Area superintendents respond to TEA extended year calendar proposal



 

 

The Texas Education Agency recently released the PowerPoint presentation “Adjusting Your School Calendar for COVID 19 Response” on its website.

The proposal states that the 2020-2021 school year will likely be disrupted.

•2020-2021 is likely to include short-term disruptions to instruction and high-student absenteeism, with some students consistently physically absent.

•Building a calendar that plans for and anticipates these scenarios will help minimize disruption – short term disruptions in instruction are likely and need to be planned into the calendar.

•Calendars must also consider how to adjust for learning loss as a result of current instructional interruptions.

•Calendar revisions require substantial change management including school board adoption that requires immediate action.

Considerations listed in the proposal include a traditional academic calendar with additional intersession weeks at- tached to Thanksgiving, winter and spring breaks which allows for COVID interruption and remediation opportunities.

The TEA lists the benefits of this as:

•Provides larger breaks in winter in case of COVID 19 resurgence.

•Ability to use breaks as remediation days if not needed for COVID-19.

•Flexible use of intersessions gives greater capacity for mid-year adjustments.

Also highlighted in the proposal are calendar redesign options with additional days.

Option 1: Optional Summer Learning

Purpose: Summer Enrichment

Think: 180-day traditional calendar and up to 30 days for something additional.

Option 2: Intersessional Calendar

Purpose: Targeted Remediation

Think: 180 days spaced out over the full year, with intermittent breaks for targeted remediation with a subset of students.

Option 3: Full Year Resdesign

Purpose: Rethinking the School Day

Think: A revamped 7×6 weeks calendar, daily schedule changes to increase teacher planning time and student play.

The proposal explains the next necessary steps for interested districts, such as obtaining board approval for any calendar changes, etc.

Superintendent responses

Pleasanton ISD Superintendent Dr. Matthew Mann said he was on the conference call when Texas Education Commissioner Mike Morath put that proposal out, so he was not surprised.

“If you’ve seen House Bill 3, he put an allotment in there for an extended year. He’s been fooling around with this idea for a while,” said Dr. Mann.

Morath had been looking at a couple of different school districts as examples of year round school, one of the largest ones being Socorro ISD in El Paso. Mann believes the commissioner’s research on year round school is correct, especially at Title I Schools where there are many economically disadvantaged students.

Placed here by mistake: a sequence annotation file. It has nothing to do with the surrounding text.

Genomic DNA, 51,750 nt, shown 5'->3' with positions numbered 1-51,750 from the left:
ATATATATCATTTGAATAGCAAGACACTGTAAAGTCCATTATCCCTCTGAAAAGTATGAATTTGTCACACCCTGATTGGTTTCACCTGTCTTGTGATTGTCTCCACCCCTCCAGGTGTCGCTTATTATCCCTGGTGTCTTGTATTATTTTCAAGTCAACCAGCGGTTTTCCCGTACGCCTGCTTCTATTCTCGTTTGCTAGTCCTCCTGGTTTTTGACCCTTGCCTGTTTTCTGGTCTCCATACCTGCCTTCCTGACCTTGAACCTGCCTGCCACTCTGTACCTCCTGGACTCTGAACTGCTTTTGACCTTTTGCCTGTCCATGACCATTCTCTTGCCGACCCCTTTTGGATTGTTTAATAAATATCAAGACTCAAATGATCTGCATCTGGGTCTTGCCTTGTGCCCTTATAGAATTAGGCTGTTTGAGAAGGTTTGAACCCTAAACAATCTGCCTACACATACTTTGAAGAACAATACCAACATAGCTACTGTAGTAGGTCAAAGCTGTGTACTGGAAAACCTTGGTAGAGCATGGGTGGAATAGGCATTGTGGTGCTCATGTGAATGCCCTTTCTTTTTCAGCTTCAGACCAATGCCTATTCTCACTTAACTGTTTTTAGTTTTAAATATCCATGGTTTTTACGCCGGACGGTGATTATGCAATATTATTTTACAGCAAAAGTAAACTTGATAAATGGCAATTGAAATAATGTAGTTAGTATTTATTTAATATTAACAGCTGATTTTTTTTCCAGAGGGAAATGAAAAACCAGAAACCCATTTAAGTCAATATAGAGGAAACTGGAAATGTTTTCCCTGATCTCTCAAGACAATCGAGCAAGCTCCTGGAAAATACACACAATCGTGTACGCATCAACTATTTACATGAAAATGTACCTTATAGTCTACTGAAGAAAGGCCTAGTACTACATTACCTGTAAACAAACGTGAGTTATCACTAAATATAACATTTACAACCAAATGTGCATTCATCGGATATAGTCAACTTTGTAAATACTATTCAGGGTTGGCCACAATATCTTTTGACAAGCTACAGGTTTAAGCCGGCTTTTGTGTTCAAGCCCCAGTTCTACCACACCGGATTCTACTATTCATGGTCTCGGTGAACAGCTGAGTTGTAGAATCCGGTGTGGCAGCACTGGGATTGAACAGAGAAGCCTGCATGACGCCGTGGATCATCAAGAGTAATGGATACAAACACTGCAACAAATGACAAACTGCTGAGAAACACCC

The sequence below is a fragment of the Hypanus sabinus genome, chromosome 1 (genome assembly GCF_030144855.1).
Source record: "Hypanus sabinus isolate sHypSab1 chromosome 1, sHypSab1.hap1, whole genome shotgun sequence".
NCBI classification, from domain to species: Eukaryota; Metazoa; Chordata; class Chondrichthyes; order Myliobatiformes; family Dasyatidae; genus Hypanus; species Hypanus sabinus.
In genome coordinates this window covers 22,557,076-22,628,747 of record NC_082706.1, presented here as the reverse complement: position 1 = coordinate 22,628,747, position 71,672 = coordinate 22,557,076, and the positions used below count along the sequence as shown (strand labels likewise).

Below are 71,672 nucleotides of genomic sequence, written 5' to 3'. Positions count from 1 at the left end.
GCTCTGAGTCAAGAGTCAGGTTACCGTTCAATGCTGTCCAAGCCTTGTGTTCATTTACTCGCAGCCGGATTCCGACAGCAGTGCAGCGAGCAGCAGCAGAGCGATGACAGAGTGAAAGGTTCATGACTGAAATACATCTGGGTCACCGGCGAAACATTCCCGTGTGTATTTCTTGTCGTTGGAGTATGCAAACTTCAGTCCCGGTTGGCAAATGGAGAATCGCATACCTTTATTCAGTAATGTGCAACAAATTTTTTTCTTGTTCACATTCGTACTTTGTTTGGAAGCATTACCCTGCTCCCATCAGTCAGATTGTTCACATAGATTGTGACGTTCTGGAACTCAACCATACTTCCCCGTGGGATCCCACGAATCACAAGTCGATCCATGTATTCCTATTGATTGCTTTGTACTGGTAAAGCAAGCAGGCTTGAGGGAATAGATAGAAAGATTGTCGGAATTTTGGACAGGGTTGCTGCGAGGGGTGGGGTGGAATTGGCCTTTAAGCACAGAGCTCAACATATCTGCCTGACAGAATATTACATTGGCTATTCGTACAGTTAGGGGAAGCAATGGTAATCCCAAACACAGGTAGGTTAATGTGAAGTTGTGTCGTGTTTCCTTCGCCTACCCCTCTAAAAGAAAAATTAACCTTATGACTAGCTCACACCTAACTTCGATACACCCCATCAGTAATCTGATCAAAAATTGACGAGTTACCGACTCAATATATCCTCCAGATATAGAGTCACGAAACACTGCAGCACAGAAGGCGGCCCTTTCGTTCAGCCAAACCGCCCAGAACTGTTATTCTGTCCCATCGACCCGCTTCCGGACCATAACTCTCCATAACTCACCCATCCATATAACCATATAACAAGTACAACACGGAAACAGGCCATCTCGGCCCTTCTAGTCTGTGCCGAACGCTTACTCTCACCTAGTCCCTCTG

“The summer slide will be pretty significant so moving and adjusting to more of a year round model, which is what he’s asking for, I think the research is there. The problem is it’s not about whether or not it’s a good idea. We think it’s a good idea if the research shows that those kids will do better. It’s the logistics of it all,” said Dr. Mann.

He said for year round school to work, everyone would need to get on board, as the schools in the area share services. Another reason is that there are parents and teachers that have students in other school districts.

“If you’re asking me if I think it’s a good educational idea, yes. I believe in the research and I agree with what he’s trying to do. I think he [Commissioner Morath] would have to get the legislature to go ahead and say, ‘This is what we’re going to move to,’ and then do that. I think it is a good idea to try it during this pandemic,” explained Mann.

Especially if the school were to close down from a second wave of the virus, noted Mann, it makes more sense to have that time built in, so you don’t lose out on so much school.

“Jourdanton ISD currently has a start date of Aug. 11, 2020, for the 2020-2021 school year,” said JISD Superintendent Theresa McAllister.

“However TEA has mentioned some alternative start and end dates to meet the needs of any and all students who may not be currently progressing educationally to the extent they may have during a ‘normal’ school year. We are dedicated to our students and their educational growth and will take all necessary steps to meet those needs.

“At this time, we have not adjusted our board approved academic calendar for the upcoming year, but it seems certain there may be some adjusting as we continue to work through this unprecedented time,” McAllister said.

Poteet ISD Superintendent Charles Camarillo said, “We will focus on wrapping up this unique year. We’ll discuss options for any summer instruction and then discuss whether we want to adjust our calendar via the options proposed in the TEA information presented. It will all depend on how soon we can bring kids back or at all this summer and how large we think the learning gaps will be upon our return.”

McMullen County ISD Superintendent Jason Jones said, “We plan to start in August, just like we always have. This could obviously change tomorrow as so many things have. Only time will tell. Our hope is to get back to normalcy very soon.”

Michelle Carroll Smith, Lytle ISD Superintendent, said, “Lytle ISD is excited about the possible flexibilities offered in the new calendar options and will work closely with school administration, faculty and parents to create a solution for the 2020-2021 school year calendar in the event our traditional calendar is not an option.”

The full proposal can be found at this link: https:// tea.texas.gov/sites/default/ files/Adjusting_ School_ Calendars.pptx

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